ELECTIONS

Seattle sending voters tax-funded vouchers – to spend on campaigns

Strategy Room: Ellen Ratner and Matt Keelen discuss Seattle's latest controversial program to hand out $100 dollars worth of 'democracy vouchers' to each voter to give to political campaigns within the state

 

Seattle politicians have it figured out: The city is now giving taxpayers their own money back, on the condition they "donate" that cash back to political candidates. 

The new program, which was funded by a property tax hike and approved at the ballot box in 2015, launched this week. More than a half-million registered voters in Seattle will receive $100 worth of taxpayer-financed “democracy vouchers” that can be used to contribute to a political candidate of their choosing. 

The catch: That money has to be used in this way, or it goes back into the same government program. 

The city described the first-in-the-nation program as a way “to encourage more Seattle residents to donate to campaigns and/or run for elected positions themselves.” Each registered voter will get four $25 vouchers to distribute as they see fit. 

But critics say the tax base really is just being exploited to fund campaigns. 

“The tax system is being used to force people to contribute to candidates whom they likely would never contribute to on their own. It is constitutional, but these public financing efforts are never popular,” John Samples, a campaign finance expert with the Cato Institute, told FoxNews.com. 

The program is funded by a property tax increase worth $30 million over 10 years — an estimated $11.50 per year for the average homeowner, according to the city. Wayne Barnett, executive director of the Seattle Ethics and Elections Commission, says it has a budget of $3 million annually for the next 10 years.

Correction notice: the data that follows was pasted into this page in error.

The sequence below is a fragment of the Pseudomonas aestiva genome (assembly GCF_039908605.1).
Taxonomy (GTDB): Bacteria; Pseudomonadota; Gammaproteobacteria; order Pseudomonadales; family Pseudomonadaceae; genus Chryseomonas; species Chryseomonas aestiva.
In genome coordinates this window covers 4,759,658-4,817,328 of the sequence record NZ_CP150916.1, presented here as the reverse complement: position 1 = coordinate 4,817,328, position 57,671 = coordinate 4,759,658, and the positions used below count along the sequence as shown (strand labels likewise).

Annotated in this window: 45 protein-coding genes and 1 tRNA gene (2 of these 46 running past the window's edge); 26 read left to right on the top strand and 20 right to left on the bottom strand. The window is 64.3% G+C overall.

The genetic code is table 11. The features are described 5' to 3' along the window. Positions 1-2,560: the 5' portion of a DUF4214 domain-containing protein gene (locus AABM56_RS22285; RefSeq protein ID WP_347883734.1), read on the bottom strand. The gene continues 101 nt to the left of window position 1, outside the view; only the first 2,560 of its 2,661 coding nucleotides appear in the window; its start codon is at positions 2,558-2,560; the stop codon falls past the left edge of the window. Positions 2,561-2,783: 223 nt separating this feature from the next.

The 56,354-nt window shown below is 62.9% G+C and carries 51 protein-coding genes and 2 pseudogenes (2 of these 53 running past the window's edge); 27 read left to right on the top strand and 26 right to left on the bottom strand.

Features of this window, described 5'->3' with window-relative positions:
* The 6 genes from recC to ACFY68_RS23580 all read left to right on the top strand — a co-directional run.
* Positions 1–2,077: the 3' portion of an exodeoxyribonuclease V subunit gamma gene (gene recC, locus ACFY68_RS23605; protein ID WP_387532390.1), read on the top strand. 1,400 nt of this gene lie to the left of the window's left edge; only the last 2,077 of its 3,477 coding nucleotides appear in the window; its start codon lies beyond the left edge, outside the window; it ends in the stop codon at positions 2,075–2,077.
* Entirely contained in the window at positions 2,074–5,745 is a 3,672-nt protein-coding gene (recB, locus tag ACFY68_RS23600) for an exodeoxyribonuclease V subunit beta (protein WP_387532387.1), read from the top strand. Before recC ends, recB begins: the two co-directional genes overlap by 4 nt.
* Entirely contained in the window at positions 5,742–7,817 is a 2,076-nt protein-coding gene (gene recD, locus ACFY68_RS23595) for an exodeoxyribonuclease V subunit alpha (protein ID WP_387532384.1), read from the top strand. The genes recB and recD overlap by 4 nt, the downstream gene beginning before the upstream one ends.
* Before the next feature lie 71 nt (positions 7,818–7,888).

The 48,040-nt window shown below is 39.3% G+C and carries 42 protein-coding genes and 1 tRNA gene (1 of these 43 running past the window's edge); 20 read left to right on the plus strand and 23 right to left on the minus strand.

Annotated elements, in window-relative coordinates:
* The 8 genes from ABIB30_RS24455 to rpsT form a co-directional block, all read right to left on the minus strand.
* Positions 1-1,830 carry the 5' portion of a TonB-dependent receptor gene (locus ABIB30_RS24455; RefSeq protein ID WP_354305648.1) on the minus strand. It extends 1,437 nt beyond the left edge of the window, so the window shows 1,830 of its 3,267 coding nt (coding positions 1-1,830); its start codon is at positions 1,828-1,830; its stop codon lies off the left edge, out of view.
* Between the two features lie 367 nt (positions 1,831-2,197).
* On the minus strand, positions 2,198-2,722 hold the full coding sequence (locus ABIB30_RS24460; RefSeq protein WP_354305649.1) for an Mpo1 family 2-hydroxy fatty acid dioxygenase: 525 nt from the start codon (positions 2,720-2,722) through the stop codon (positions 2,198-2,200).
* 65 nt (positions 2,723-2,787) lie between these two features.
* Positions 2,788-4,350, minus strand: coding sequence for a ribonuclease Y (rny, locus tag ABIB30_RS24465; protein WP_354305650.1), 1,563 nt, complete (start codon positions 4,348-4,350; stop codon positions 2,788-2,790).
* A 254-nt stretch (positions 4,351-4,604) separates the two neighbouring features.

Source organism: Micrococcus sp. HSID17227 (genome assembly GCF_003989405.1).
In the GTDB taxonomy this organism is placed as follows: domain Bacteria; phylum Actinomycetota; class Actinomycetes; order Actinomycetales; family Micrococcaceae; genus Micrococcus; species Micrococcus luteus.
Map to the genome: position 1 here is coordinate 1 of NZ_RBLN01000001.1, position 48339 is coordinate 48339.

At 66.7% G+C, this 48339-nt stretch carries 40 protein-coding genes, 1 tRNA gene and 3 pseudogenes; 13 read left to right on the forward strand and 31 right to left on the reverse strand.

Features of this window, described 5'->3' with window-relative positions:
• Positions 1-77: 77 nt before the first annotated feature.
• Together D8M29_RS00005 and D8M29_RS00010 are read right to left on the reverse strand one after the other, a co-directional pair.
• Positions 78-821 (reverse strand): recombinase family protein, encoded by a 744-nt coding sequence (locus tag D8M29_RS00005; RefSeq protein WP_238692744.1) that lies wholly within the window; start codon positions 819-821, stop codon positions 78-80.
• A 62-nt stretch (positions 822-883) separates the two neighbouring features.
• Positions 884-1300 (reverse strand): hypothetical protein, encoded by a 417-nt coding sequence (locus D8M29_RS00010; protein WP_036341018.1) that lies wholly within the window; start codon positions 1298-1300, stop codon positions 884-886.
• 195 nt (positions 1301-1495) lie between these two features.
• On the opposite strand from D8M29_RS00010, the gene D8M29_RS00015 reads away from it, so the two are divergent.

While the vouchers are being mailed out, no candidates yet have qualified to get the money.

“No candidates have qualified yet, but it is still early in the process,” said Barnett, who is responsible for administering and auditing issuance of the “democracy vouchers.” 

City candidates are potentially eligible, but must agree to spending limits and must get 400 donations on their own of $10 each. 

The voucher measure originally was approved with 60 percent of the vote in 2015. But the success in Seattle could not be repeated statewide.

Last November, Washington state voters rejected a similar effort -- even though, according to Ballotpedia, more than $4 million was spent in support of the initiative, far more than was spent by the opposing side. 

Robert Mahon, a lawyer with Perkins Coie who previously served as chairman of the Seattle Ethics Commission, said he thinks supporters' goal was to expand public financing statewide and then nationally. 

Personally, he thinks it's a bad idea. 

“It is a complete waste of city resources that seems to be directed at a problem that is not there. We always have competing priorities and resources could be used for more important issues,” he said. 

Mahon believes the supporters are well-intentioned but says the city has never faced a lack of competition for candidates and notes the high rate of turnover on the city council.

In addition to getting candidates qualified to receive the vouchers, one of the hitches is that the program costs more than has been allocated. Barnett concedes that is true, but counters that no one ever envisioned full participation in the project.

Barnett told FoxNews.com that Seattle expects to spend $800,000 in 2017 to pay for three administrative staff members and on the hiring of a firm to design software for the vouchers.

That figure does not include the actual voucher redemption, which is estimated to be $3 million for this year’s elections and $4.2 million for 2019 elections, according to Mahon. 

He said that for every $100 in redeemed vouchers, taxpayers will be spending a total of $160 with administrative costs factored in.